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Observers confuse Starlink satellites with UFOs

publicado a la‎(s)‎ 14 abr 2020, 5:26 por Plataforma Sites Dgac   [ actualizado el 10 sept 2020, 6:49 ]
On the week of April 6 to 12, 2020, during the Coronavirus pandemic, social media users posted questions on the Internet about strange lights seen in the skies.
Screen of the free online app CelesTrak, which shows the passing of a Starlink satellites' "train" over Chilean territory on Monday, April 6, 2020.
On April 6, several people observed light “trains” from Santiago, in Central Chile, to Pucón, Talca and Temuco, in Southern Chile. The opinions were divided between the ones who thought it was a conventional phenomenon and those who believed it was the evidence of visitations from outer space.

“I see from my terrace some astronomical phenomenon or ufos, we have counted 27 lights,” wrote in Twitter the user Juan José Montoya San Martín.

Orbital objects

However, last week’s sightings were not related to the alleged visitation of beings from outer space, but to satellites of the Starlink constellation, which belong to tycoon Elon Musk’s SpaceX.

Since this month’s beginning, the Committee for Studies on Anomalous Aerial Phenomena has received six reports from different places in the country that after being rigorously investigated, they turned out to be Starlink satellites.

The Starlink project is defined as a satellite “constellation”, whose goal is to offer a broadband, worldwide and low-cost Internet service through devices orbiting around Earth. The first 60 satellites’ were launched on May 24, 2019, and there’s have been other four launches since then. The sixth launch was scheduled for April 16, 2020.

Central zone

On Monday, April 6, 2020, a Starlink satellites “train” flew over the central zone between 18:20 and 19:30, local time, and it flew over Southern Chile afterwards in a northwest to southeast trajectory and they were responsible for that day’s sightings.

The next day, April 7, the phenomenon repeated itself at 19:00, local time, when a Starlink satellite train flew over the skies of the Ninth Region of La Araucanía, another one flew at 20:15, local time, over the skies of the Second Region of Tarapacá with a southwest-northeast trajectory and another one flew over Chiloé island, in the Tenth Region of Los Lagos, at 22:30, local time.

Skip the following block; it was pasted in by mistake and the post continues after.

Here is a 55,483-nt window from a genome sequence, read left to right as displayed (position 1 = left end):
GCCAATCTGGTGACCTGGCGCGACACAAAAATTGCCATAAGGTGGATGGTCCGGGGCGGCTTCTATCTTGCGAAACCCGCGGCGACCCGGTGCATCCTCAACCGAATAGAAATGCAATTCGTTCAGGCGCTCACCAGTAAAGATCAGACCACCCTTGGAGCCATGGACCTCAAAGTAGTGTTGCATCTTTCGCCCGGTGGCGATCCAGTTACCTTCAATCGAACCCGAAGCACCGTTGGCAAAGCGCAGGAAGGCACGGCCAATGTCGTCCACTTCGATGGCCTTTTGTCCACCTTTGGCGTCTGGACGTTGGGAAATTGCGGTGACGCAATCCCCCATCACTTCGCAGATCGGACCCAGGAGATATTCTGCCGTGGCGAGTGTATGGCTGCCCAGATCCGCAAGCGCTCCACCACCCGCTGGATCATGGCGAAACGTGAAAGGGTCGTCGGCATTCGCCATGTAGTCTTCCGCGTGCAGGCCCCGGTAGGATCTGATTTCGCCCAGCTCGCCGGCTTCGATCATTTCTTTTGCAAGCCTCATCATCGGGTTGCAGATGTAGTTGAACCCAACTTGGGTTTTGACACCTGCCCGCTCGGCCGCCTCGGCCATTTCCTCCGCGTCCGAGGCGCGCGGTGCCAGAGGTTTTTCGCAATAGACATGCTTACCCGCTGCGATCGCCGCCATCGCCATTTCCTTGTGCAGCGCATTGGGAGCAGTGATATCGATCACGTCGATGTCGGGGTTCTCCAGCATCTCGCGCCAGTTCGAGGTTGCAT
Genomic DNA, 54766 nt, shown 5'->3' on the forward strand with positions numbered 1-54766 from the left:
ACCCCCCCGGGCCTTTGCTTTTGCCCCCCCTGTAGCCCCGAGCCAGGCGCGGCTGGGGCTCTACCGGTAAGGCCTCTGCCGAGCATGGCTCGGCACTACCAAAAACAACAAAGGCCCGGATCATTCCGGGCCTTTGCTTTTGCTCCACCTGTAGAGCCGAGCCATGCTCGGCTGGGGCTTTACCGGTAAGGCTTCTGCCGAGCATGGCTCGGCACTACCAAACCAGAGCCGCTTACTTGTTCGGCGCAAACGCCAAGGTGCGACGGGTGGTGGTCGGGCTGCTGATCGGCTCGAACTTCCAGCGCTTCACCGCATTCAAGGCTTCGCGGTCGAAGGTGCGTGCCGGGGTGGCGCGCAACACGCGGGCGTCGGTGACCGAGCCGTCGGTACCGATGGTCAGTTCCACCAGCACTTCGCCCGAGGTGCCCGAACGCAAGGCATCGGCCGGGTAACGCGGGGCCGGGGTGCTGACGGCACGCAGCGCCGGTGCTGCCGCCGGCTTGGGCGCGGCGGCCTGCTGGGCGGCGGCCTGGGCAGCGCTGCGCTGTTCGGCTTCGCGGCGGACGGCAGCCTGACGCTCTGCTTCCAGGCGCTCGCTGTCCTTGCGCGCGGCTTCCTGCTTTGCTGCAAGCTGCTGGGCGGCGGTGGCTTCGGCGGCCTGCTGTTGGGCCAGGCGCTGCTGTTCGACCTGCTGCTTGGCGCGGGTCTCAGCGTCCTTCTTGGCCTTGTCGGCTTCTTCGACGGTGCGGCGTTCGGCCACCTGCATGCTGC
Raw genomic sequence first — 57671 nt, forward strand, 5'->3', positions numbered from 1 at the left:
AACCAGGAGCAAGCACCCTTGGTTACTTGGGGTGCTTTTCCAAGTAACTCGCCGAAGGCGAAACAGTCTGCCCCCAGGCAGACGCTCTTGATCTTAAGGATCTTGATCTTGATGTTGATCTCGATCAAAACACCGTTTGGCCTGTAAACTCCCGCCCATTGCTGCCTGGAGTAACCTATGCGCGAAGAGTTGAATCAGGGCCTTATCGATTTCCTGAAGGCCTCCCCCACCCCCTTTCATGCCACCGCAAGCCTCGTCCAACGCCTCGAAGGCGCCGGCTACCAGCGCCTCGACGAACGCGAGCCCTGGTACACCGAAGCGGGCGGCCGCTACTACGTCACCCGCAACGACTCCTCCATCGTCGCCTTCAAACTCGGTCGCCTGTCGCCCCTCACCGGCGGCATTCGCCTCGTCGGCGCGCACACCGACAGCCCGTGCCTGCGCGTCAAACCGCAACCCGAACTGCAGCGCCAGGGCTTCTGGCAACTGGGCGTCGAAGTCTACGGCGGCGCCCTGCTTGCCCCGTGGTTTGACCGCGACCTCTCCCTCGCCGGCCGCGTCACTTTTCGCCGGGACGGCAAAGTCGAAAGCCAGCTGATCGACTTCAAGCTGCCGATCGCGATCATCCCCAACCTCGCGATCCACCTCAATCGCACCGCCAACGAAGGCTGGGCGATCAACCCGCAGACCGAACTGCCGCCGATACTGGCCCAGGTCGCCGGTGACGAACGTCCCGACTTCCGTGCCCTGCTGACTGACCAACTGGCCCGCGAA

On April 8 it was the turn for the Eleventh Region of Aysén del General Carlos Ibáñez del Campo and also the Third Region of Atacama. And so, the phenomenon has repeated itself at different places virtually everyday because the Starlink satellites’ orbits traverse the continental skies everyday, including Chile’s and the skies of many other countries.

Other sightings

On Monday, April 13, after 22:00, local time, it was the turn for Southern Chile and on Tuesday, April 14, another Starlink satellite “train” will pass around 20:20, local time, over the Eleventh Region. Meanwhile, on Wednesday, April 15, around 19:30, local time, they will fly over the Tenth Region’s skies.

The phenomenon will repeat itself the next day over the Seventh Region and that will happen all week and virtually everyday.

So, the best thing to do is to know how to identify the Starlink satellites and learn to live with the lights train’s sightings. Fortunately, it’s relatively easy to identify these satellites: they are several light points, close to each other and flying in the same orbit, in amounts that can vary from five to 60 satellites, and even more.

And if anyone sees only one object or point of light flying through the night sky? It’s very probable it’s an artificial satellite or some other object orbiting around the Earth, such as the International Space Station. And if you have any doubts, get in touch with CEFAA writing to the email cefaa@dgac.gob.cl

Today there exist free computer tools that allow to identify the satellites and orbital objects that pass overhead everyday. Some of those sites are Heavens Above (www.heavens-above.com) and CelesTrak (www.celestrak.com), which help the users to immediately identify the observed phenomena and even to prepare to watch future events.